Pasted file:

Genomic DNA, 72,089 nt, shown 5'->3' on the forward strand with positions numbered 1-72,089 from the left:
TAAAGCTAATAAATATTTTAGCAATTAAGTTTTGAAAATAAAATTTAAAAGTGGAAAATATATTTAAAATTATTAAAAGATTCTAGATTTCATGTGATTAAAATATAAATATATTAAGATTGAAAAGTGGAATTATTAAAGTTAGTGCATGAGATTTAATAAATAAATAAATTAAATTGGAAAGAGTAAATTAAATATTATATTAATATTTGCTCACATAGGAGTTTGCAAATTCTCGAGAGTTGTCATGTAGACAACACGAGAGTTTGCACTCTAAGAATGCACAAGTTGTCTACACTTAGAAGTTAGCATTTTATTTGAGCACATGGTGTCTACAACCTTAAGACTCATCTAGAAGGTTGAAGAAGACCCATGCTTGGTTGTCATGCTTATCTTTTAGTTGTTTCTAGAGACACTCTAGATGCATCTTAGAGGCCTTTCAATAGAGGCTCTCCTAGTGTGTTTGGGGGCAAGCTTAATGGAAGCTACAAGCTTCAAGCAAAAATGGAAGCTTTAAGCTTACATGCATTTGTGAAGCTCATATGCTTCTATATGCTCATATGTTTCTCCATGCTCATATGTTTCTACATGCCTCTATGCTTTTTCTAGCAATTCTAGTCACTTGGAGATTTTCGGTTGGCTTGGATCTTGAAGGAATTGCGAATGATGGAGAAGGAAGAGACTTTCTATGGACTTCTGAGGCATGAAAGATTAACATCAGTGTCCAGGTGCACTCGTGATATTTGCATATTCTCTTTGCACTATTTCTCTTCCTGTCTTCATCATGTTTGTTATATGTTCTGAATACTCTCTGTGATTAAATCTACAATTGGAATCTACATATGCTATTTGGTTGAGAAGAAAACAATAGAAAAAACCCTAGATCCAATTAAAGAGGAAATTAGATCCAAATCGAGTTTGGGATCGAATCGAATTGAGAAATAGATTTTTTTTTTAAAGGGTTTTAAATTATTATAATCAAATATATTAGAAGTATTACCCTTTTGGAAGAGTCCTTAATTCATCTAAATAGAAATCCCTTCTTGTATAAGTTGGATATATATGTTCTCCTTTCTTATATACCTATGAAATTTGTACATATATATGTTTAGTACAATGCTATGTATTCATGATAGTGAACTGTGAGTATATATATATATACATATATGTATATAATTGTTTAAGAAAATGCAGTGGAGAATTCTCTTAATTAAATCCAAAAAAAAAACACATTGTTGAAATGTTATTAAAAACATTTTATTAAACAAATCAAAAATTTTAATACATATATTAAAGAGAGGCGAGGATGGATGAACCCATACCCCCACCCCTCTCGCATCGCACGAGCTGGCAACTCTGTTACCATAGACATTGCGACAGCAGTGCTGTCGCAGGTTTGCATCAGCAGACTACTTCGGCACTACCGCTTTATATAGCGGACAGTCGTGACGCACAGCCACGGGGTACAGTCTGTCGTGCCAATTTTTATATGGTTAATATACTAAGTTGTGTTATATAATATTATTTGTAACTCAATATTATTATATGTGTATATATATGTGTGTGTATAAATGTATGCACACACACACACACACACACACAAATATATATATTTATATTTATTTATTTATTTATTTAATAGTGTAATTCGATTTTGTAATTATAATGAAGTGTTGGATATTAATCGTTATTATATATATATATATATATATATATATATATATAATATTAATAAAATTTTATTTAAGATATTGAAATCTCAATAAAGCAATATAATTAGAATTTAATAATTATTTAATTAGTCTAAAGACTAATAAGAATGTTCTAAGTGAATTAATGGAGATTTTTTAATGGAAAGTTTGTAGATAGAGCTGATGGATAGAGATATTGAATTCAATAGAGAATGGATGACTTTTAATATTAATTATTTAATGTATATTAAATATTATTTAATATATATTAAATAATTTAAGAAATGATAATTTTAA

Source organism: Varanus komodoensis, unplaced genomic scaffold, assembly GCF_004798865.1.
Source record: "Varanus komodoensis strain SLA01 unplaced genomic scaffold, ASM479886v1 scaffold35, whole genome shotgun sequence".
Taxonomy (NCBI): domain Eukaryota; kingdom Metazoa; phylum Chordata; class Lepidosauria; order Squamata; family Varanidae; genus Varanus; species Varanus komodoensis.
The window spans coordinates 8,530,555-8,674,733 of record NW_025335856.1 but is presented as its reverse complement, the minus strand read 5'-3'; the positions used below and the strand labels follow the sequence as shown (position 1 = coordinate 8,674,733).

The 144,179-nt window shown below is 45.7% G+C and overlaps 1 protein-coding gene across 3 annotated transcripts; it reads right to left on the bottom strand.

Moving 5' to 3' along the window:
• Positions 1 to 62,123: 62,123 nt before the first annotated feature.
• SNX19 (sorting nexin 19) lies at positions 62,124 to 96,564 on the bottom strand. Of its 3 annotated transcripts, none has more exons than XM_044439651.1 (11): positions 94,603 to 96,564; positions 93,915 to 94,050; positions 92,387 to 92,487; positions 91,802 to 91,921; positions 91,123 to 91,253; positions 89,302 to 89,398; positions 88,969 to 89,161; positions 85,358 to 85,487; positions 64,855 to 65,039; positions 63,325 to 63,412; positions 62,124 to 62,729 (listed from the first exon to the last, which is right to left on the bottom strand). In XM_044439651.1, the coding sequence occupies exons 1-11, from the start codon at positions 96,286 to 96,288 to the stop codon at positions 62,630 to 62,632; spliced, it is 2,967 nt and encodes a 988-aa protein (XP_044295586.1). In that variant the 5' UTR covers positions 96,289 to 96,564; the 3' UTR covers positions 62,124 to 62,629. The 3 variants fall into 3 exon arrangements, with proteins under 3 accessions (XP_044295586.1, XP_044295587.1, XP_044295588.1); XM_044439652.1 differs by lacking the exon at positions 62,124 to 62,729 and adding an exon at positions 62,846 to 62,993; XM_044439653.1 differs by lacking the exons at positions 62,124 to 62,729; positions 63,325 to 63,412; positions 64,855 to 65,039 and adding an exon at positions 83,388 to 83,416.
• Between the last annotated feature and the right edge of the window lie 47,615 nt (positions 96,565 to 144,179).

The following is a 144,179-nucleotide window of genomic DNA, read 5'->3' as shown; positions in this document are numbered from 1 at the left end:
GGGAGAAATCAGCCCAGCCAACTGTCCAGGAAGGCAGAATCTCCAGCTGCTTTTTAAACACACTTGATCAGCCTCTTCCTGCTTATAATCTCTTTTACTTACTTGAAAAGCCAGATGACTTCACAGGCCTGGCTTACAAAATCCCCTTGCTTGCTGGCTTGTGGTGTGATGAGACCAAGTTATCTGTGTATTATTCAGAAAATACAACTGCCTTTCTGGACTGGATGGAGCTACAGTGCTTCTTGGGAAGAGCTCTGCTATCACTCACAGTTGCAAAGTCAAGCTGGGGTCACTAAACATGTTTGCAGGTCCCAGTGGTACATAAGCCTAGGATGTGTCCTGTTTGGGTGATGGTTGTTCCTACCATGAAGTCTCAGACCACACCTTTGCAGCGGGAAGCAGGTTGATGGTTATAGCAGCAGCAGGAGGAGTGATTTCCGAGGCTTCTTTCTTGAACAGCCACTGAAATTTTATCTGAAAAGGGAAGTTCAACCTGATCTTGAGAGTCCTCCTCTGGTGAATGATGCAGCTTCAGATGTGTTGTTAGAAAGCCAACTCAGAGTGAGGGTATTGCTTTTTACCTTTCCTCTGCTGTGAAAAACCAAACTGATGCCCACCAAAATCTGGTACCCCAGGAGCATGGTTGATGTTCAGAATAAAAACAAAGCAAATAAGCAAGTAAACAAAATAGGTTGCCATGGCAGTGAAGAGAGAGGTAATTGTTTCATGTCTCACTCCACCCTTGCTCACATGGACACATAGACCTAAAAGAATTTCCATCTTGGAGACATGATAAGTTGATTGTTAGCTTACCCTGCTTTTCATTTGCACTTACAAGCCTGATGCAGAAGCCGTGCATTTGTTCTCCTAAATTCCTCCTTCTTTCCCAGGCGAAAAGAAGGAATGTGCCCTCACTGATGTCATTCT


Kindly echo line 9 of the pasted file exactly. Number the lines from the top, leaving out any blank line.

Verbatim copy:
• Positions 1 to 62,123: 62,123 nt before the first annotated feature.